The Biggest Sharks in Sports
Sharks are both cunning and ruthless, with uncommon guile and intelligence that exceeds some mammals and even most other fish. And while professional athletes may not have gills, these players can be compared to these vicious predators because they will do almost anything to win.
Modern sharks began to appear about 100 million years ago, but we won't go quite that far back with this slideshow. Instead, we'll focus on current athletes who have demonstrated behavior that is consistent with shark-like tendencies.
Sharks belong to the super-order Selachimorpha in the subclass Elasmobranchii in the class Chondrichthyes (according to Wikipedia here). But these "sharks" belong to the NBA, NFL, MLB and other professional sports bodies.
Meanwhile, though there are approximately 400 described species of sharks in existence, we will focus on just 20 with this article. But, like their fishy counterparts, these "sharks" are both impressive and feared by others.
The Discovery Channel's "Shark Week" hasn't yet started, but you don't have to wait. All you have to do is to check out the following.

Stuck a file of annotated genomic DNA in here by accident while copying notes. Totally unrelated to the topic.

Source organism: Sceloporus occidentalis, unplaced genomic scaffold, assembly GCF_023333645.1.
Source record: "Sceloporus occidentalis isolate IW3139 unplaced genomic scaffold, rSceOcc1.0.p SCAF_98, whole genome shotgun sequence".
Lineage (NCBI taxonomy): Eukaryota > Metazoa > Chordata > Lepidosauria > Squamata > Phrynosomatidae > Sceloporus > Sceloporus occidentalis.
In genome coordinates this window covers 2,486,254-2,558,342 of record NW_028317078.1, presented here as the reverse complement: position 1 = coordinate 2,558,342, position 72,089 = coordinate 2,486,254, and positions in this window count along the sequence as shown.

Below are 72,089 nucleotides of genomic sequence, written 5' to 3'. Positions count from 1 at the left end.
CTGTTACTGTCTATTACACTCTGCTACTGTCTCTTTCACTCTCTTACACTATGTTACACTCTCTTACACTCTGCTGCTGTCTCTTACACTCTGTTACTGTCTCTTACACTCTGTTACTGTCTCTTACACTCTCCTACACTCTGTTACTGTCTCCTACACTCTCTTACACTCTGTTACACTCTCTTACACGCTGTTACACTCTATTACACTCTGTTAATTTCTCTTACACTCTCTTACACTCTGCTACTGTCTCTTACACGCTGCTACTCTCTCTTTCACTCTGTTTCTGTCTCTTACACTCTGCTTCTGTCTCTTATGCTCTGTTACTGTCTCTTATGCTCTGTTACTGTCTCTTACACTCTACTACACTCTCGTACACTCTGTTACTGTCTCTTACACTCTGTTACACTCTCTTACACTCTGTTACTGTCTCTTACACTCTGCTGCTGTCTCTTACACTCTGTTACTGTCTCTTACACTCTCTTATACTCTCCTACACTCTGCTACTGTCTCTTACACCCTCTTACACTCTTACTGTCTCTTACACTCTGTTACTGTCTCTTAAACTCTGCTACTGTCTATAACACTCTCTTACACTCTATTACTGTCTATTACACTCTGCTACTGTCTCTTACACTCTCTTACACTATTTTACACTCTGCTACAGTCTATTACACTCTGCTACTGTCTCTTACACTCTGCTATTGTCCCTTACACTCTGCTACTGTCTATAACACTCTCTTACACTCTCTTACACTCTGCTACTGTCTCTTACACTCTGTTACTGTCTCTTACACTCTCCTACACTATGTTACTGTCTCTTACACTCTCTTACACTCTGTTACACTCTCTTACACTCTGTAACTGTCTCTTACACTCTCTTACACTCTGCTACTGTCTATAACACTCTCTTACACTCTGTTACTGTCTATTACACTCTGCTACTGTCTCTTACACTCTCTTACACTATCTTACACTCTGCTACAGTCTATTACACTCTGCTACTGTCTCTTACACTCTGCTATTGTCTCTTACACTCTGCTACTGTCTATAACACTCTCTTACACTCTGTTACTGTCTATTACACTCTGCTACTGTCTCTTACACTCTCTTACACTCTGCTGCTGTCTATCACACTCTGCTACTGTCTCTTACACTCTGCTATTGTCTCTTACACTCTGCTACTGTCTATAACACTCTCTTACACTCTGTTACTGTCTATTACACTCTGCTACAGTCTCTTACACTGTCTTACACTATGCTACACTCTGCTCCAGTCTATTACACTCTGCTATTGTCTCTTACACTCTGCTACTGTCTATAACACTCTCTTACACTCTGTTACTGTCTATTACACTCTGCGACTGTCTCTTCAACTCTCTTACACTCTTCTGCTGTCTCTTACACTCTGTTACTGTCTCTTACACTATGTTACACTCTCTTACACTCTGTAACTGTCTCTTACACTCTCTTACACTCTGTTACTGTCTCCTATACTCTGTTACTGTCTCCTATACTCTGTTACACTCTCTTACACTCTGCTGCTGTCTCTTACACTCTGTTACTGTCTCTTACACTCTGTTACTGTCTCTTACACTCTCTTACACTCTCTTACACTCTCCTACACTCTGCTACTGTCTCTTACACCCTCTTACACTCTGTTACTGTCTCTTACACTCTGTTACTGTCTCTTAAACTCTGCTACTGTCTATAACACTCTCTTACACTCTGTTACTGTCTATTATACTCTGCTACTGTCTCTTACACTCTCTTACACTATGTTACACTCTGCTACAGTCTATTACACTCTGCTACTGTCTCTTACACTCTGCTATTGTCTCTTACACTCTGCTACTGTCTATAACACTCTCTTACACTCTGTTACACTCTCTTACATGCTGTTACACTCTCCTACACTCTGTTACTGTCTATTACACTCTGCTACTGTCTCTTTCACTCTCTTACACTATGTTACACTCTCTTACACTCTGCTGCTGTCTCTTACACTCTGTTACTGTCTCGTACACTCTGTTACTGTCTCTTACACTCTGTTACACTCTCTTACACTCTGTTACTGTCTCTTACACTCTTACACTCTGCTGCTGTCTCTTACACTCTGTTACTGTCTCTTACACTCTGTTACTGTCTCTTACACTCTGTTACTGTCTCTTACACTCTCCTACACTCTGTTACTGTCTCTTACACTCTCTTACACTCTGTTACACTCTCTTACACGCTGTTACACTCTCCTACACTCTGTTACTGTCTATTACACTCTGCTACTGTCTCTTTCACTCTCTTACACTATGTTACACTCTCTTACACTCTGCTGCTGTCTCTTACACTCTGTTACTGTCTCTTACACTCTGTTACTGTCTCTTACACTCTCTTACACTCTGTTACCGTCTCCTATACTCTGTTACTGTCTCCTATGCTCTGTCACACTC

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There may be no bigger "shark" in professional sports than Kobe Bryant. But while researchers believe that sharks are most active in mid-day, when the feeding frenzies begin and the sharks start hunting, this "shark" can be devastating at any time of day.
The "Black Mamba" wills himself and his teammates to greatness. As the years have gone on, whatever he's lost in terms of pure athleticism seemingly has been supplemented by intensity and focus.
Like a shark in a feeding frenzy, Kobe won't let anything slow him down. He doesn't hit the wall, he runs right through it.
The Celtics' Garnett is one of the most intense competitors in all of sports. He is passionate and even a tad crazy sometimes. He's the kind of player that every team wants on their side, yet annoys you when he's playing your team.